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Eric Booth and Joseph Robbins, "Assessing the Impact of Campaign Finance on Party System Institutionalization," Party Politics, 16 (September, 2010), 629-650. [Available at http://ppq.sagepub.com/content/vol16/issue5/ ]

First paragraph:
Political parties have largely become the sine qua non of democratic states, and their importance may be even greater in newly democratized states. For new democracies, numerous efforts have been undertaken to foment party system stability (Biezen and Kopecky, 2007; Pujas and Rhodes, 2005). Also, as van Biezen (2004) argues, the increasing willingness of governments to subsidize parties in electoral races suggests that states themselves are aware of parties' importance and view parties as an 'essential public good for democracy' (p. 702). While parties are often considered a necessary component for democracy, the factors structuring the institutionalization of party systems has been largely overlooked. This is particularly surprising, given that many have noted that party system institutionalization (hereafter, PSI) is conducive to democratic consolidation or stability (Dix, 1992; Huntington, 1968; Mainwaring, 1999). In short, because institutionalized party systems are characterized by their stable linkages between parties and voters, perceived legitimacy among elites, and entrenched party organizations, they are considered a boon for democracy. Despite the limited number of studies analysing PSI, few works have fully considered the factors that may promote stable party systems. To address this chasm, we present an explanation that incorporates key aspects of campaign finance, along with institutional and economic factors, and we find that these factors are important mechanisms that ameliorate this institutionalization process.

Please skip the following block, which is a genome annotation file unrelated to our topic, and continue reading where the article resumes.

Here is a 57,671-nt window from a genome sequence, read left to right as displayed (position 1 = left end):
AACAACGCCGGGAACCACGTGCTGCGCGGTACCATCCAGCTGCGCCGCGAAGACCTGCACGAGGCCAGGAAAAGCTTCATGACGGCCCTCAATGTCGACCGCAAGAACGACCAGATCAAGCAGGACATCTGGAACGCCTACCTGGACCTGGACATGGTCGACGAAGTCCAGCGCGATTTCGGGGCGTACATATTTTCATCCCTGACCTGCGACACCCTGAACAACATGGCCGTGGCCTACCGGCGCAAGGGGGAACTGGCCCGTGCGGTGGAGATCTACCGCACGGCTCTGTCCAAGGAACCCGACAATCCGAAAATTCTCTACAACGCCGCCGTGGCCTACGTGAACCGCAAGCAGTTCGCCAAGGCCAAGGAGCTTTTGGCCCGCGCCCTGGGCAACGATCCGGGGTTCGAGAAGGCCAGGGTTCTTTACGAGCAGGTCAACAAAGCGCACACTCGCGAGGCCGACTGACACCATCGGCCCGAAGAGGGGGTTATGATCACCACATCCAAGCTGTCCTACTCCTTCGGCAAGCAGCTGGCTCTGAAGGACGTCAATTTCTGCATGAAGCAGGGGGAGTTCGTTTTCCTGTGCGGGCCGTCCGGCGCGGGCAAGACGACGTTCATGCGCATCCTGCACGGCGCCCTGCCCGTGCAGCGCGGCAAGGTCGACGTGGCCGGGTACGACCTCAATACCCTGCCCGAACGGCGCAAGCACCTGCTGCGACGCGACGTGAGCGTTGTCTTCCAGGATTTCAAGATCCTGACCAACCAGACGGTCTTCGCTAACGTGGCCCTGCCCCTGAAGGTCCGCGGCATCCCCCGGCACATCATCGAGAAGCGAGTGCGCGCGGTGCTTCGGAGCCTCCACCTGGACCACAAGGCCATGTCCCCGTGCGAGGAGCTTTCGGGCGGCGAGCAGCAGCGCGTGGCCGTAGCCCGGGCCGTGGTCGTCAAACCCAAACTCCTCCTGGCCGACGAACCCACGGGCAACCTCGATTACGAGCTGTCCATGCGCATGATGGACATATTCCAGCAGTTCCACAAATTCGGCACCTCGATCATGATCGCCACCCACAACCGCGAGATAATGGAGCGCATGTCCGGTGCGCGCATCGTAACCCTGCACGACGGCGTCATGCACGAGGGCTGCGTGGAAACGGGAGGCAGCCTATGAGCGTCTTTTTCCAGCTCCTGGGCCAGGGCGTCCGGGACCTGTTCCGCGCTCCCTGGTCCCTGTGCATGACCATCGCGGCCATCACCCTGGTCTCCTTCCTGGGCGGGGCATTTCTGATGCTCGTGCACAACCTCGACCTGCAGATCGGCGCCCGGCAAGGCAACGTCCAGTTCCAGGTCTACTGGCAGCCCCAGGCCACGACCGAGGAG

Figures and Tables:
Table 1. Descriptive statistics and nations in sample
Table 2. Mean values for volatility, party replacement and effective number of parties by state
Table 3. Regression analysis of party replacement and volatility measures
Table 4. Regresion analysis of the effective number of parties

Last Paragraph:
More research certainly needs to be done to investigate the complex link between public funds, campaign limitations and party institutionalization - especially in emerging democracies. Also, our study would benefit from future investigation into the role of enforcement of these campaign funding and spending laws upon party stability and emergence. However, reliable and cross-national indicators of enforcement of these laws are unavailable. Finally, several authors have demonstrated that rampant corruption is all too common in new democracies, and that it has a measurable relationship with variations in public fund availability and campaign finance restrictions. Given the paucity of citizen involvement in many of these states, in addition to prevalent corruption, there should be further investigation of the impact that funding and finance laws can help mitigate these problems for fledgling democracies.

Last updated August 2010